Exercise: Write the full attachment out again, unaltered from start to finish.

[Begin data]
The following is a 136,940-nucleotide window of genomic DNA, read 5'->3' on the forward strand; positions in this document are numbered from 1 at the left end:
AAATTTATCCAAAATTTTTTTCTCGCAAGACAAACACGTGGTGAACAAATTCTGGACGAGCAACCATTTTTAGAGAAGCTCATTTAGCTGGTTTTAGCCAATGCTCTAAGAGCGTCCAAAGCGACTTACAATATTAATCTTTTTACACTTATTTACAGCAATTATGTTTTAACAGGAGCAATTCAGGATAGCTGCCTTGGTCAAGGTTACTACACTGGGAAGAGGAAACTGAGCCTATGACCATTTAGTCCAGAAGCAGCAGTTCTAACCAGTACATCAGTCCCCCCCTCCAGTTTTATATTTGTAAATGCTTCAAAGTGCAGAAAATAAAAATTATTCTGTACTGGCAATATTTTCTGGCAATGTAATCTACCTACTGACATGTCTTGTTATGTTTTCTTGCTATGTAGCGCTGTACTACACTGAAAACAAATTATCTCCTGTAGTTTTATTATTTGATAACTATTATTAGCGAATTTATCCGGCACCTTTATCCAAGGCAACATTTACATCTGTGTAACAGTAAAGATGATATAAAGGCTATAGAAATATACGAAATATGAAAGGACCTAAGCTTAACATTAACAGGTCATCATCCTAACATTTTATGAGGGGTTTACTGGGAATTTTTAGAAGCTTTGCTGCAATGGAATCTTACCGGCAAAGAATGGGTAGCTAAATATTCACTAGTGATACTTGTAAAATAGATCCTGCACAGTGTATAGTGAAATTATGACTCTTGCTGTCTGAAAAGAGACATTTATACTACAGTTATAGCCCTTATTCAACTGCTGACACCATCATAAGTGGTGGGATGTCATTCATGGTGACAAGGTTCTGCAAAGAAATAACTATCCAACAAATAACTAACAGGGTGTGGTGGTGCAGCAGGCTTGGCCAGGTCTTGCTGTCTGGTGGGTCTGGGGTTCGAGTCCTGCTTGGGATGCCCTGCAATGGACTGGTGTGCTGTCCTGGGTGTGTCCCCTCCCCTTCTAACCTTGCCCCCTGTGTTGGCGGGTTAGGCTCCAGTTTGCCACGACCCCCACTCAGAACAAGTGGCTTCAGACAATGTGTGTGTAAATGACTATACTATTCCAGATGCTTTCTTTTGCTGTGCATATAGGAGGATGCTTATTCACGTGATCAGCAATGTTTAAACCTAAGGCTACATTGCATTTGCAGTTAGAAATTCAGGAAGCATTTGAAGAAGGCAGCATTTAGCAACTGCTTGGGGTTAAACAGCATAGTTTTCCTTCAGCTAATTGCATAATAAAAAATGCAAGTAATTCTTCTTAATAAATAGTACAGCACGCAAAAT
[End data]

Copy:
The following is a 136,940-nucleotide window of genomic DNA, read 5'->3' on the forward strand; positions in this document are numbered from 1 at the left end:
AAATTTATCCAAAATTTTTTTCTCGCAAGACAAACACGTGGTGAACAAATTCTGGACGAGCAACCATTTTTAGAGAAGCTCATTTAGCTGGTTTTAGCCAATGCTCTAAGAGCGTCCAAAGCGACTTACAATATTAATCTTTTTACACTTATTTACAGCAATTATGTTTTAACAGGAGCAATTCAGGATAGCTGCCTTGGTCAAGGTTACTACACTGGGAAGAGGAAACTGAGCCTATGACCATTTAGTCCAGAAGCAGCAGTTCTAACCAGTACATCAGTCCCCCCCTCCAGTTTTATATTTGTAAATGCTTCAAAGTGCAGAAAATAAAAATTATTCTGTACTGGCAATATTTTCTGGCAATGTAATCTACCTACTGACATGTCTTGTTATGTTTTCTTGCTATGTAGCGCTGTACTACACTGAAAACAAATTATCTCCTGTAGTTTTATTATTTGATAACTATTATTAGCGAATTTATCCGGCACCTTTATCCAAGGCAACATTTACATCTGTGTAACAGTAAAGATGATATAAAGGCTATAGAAATATACGAAATATGAAAGGACCTAAGCTTAACATTAACAGGTCATCATCCTAACATTTTATGAGGGGTTTACTGGGAATTTTTAGAAGCTTTGCTGCAATGGAATCTTACCGGCAAAGAATGGGTAGCTAAATATTCACTAGTGATACTTGTAAAATAGATCCTGCACAGTGTATAGTGAAATTATGACTCTTGCTGTCTGAAAAGAGACATTTATACTACAGTTATAGCCCTTATTCAACTGCTGACACCATCATAAGTGGTGGGATGTCATTCATGGTGACAAGGTTCTGCAAAGAAATAACTATCCAACAAATAACTAACAGGGTGTGGTGGTGCAGCAGGCTTGGCCAGGTCTTGCTGTCTGGTGGGTCTGGGGTTCGAGTCCTGCTTGGGATGCCCTGCAATGGACTGGTGTGCTGTCCTGGGTGTGTCCCCTCCCCTTCTAACCTTGCCCCCTGTGTTGGCGGGTTAGGCTCCAGTTTGCCACGACCCCCACTCAGAACAAGTGGCTTCAGACAATGTGTGTGTAAATGACTATACTATTCCAGATGCTTTCTTTTGCTGTGCATATAGGAGGATGCTTATTCACGTGATCAGCAATGTTTAAACCTAAGGCTACATTGCATTTGCAGTTAGAAATTCAGGAAGCATTTGAAGAAGGCAGCATTTAGCAACTGCTTGGGGTTAAACAGCATAGTTTTCCTTCAGCTAATTGCATAATAAAAAATGCAAGTAATTCTTCTTAATAAATAGTACAGCACGCAAAAT